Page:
And there's more laughter but now his attendants are yelling at him easy Danny, easy -- now don't hurt that girl and we're all tangled up, he hardly can move and so he shoves; . . . My lip is bleeding: I shove as hard as I can and then it's his fist, my teeth explode and my head snaps back, cracking hard against the seat: instant nausea, I can hardly think; and suddenly they've got him up under the arms and they're standing on the seats on either side of us, twisting his arm -- there they are, much too late as usual, his attendants [100].

Compared to which the streets don't look so bad:

We were just on the street and hungry, by ourselves, without a pimp (and you need a pimp, a man to crush other men, but he'll make you want to kill him). And what proves I'm no good is that sometimes I was happy on the street. Bad things happen, but none of it is personal. There's an uncertain feeling that's sometimes very nice. . . Sometimes things would get better as the day wore on; that never happened at home. Sometimes we'd have money -- drive-in movies -- southern-fried chicken and jazz, and Southern Comfort. Not too bad. I mean, there's still the fact that you had to hunt up the next trick when the money ran low, but what's perfect [116].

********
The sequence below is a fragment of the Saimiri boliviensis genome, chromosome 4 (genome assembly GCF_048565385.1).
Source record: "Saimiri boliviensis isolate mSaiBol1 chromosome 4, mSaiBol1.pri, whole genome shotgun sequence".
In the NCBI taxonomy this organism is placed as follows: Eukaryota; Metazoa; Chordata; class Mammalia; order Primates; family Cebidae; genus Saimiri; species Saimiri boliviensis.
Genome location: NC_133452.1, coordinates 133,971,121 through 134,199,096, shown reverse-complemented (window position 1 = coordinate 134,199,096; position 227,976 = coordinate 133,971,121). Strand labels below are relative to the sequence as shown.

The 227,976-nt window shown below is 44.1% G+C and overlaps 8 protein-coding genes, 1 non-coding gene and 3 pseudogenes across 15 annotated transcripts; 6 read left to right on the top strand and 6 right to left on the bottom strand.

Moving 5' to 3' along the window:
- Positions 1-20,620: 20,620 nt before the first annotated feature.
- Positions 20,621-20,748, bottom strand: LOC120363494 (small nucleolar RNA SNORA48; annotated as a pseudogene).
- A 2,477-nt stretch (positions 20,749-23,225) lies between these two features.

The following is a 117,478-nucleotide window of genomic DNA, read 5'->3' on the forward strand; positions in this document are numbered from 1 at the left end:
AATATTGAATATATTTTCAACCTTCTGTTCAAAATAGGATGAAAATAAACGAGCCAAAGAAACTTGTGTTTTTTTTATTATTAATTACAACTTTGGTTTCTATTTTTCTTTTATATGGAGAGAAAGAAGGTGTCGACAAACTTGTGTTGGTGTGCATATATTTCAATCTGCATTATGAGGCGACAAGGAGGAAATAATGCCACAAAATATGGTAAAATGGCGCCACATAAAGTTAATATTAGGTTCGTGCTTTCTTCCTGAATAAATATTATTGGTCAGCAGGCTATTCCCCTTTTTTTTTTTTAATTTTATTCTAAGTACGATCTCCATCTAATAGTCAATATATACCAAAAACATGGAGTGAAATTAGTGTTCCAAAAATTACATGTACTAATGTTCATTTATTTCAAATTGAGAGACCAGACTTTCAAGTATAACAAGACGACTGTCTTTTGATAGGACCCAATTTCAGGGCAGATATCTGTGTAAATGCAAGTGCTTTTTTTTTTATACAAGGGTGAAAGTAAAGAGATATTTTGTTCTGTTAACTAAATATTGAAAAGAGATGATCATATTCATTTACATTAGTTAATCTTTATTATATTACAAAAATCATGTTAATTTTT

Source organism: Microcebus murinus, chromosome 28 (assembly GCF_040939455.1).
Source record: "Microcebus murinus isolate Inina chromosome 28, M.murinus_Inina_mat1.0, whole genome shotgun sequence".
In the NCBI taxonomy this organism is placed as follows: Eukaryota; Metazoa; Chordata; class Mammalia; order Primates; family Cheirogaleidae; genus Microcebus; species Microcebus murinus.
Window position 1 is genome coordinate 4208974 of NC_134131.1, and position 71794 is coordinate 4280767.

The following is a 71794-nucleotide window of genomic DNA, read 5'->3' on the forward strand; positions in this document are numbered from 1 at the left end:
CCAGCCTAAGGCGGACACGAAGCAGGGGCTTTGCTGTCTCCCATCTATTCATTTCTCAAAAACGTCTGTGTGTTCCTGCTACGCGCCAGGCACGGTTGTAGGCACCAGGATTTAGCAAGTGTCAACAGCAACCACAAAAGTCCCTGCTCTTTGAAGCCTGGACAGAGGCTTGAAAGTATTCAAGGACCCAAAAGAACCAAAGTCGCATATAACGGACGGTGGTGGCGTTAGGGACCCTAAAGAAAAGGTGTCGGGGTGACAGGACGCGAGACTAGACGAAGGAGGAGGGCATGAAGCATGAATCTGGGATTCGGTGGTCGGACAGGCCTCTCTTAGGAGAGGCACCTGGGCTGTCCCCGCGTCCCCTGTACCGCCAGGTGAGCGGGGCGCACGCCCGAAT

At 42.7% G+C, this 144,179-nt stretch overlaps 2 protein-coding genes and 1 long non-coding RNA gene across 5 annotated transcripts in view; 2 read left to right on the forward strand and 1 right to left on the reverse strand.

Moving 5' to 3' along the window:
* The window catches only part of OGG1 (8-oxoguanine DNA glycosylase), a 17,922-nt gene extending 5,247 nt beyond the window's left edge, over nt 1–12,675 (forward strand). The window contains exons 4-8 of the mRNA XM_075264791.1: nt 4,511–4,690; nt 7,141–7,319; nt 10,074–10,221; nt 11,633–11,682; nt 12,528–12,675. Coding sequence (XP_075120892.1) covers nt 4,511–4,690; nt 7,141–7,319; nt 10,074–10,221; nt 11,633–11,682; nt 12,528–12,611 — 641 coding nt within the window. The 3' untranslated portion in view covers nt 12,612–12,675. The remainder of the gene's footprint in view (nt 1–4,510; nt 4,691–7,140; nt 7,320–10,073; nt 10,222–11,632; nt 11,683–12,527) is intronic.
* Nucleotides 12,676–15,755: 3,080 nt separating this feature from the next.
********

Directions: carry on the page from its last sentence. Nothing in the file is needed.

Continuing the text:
But what really lifts Bird-eyes safely out of the routine and puts it on a level with such books as Marge Piercy's Woman on the Edge of Time or Sylvia Plath's The Bell Jar is Latisha's unforgettable voice. Tough, ironic, streetwise, walking a tightwire above an inferno of violence and the fear of madness, Latisha's baby-butch bravado never quite drowns out the loneliness and terror that keen insistently beneath. It is Madelyn Arnold's achievement to have put that voice onto paper in such a way that that you always hear its full complexity. There is some resemblance to the style of Joanna Russ, who also excels at the meticulous delineation of horribly raveled inner states, but Madelyn's style, while no less cerebral, is more concrete somehow. When Latisha stands in the shower -- her only refuge at East Central -- you feel the water drumming on her skin; when she talks of her fear of going crazy, she draws you in so that you feel it too.